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      Pathogenesis of Helicobacter pylori infection.

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          Abstract

          Helicobacter pylori is the first formally recognized bacterial carcinogen and is one of the most successful human pathogens, as over half of the world's population is colonized with this gram-negative bacterium. Unless treated, colonization usually persists lifelong. H. pylori infection represents a key factor in the etiology of various gastrointestinal diseases, ranging from chronic active gastritis without clinical symptoms to peptic ulceration, gastric adenocarcinoma, and gastric mucosa-associated lymphoid tissue lymphoma. Disease outcome is the result of the complex interplay between the host and the bacterium. Host immune gene polymorphisms and gastric acid secretion largely determine the bacterium's ability to colonize a specific gastric niche. Bacterial virulence factors such as the cytotoxin-associated gene pathogenicity island-encoded protein CagA and the vacuolating cytotoxin VacA aid in this colonization of the gastric mucosa and subsequently seem to modulate the host's immune system. This review focuses on the microbiological, clinical, immunological, and biochemical aspects of the pathogenesis of H. pylori.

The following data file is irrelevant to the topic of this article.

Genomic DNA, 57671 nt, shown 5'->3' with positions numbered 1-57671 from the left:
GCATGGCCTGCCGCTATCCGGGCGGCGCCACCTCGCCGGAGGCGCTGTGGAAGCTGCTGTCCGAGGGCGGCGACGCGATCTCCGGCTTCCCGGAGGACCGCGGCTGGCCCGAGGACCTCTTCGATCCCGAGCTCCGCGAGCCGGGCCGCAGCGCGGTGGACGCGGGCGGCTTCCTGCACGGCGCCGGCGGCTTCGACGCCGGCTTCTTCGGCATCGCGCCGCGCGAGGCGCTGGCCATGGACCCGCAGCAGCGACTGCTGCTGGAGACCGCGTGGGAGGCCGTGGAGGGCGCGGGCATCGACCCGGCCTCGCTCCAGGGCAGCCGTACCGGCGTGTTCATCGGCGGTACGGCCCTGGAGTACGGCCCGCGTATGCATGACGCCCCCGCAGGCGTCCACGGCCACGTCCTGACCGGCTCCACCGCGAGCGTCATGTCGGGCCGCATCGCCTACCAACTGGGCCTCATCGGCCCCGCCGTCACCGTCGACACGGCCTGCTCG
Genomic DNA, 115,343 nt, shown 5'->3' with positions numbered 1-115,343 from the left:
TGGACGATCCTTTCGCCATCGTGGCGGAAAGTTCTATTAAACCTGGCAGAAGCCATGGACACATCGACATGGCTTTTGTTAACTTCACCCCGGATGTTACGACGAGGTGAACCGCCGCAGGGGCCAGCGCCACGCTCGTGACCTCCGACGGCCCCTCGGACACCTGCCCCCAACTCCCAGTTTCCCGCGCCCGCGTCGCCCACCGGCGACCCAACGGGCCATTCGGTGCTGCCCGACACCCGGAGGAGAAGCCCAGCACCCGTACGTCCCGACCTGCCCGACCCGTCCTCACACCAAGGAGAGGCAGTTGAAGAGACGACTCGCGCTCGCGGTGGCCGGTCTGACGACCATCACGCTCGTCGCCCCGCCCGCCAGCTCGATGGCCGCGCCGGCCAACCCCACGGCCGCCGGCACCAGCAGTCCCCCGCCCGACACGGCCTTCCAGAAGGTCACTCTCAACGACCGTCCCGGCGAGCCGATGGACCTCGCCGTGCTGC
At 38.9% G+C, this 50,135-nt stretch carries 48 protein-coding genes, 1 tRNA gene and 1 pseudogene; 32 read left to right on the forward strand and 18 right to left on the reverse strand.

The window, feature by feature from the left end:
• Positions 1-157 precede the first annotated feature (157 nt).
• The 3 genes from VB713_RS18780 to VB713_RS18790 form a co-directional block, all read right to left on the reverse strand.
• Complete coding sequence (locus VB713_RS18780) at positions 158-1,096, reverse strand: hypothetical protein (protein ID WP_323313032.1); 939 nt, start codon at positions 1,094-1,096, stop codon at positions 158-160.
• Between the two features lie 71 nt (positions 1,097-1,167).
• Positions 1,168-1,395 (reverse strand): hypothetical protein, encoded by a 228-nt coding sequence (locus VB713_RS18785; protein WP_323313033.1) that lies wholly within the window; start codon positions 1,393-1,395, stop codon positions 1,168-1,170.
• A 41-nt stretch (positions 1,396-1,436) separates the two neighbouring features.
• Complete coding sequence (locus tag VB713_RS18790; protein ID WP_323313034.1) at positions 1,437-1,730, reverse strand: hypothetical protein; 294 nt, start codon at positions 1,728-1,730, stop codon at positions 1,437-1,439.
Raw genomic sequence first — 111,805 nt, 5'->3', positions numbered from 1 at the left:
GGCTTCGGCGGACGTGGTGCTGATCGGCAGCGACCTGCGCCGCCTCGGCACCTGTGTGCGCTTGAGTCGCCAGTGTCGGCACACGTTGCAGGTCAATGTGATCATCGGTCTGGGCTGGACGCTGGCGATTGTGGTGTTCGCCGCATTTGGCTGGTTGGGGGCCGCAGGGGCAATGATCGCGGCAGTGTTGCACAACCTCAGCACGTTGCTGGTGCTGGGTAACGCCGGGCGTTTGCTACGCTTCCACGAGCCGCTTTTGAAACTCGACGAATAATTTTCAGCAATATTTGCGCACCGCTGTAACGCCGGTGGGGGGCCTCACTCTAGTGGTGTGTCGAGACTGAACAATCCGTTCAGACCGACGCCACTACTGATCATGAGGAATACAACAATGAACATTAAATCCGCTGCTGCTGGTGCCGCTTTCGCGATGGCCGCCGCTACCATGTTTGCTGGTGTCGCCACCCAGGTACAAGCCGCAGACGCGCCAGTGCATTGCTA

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          Author and article information

          Journal
          Clin Microbiol Rev
          Clinical microbiology reviews
          American Society for Microbiology
          0893-8512
          0893-8512
          Jul 2006
          : 19
          : 3
          Affiliations
          [1 ] Department of Gastroenterology and Hepatology, Erasmus MC-University Medical Center, Dr. Molewaterplein 40, 3015 GD Rotterdam, The Netherlands. j.g.kusters@erasmusmc.nl
          Article
          19/3/449
          10.1128/CMR.00054-05
          1539101
          16847081
          de821f1e-02e3-42a2-bb85-293f6f34bde1
          History

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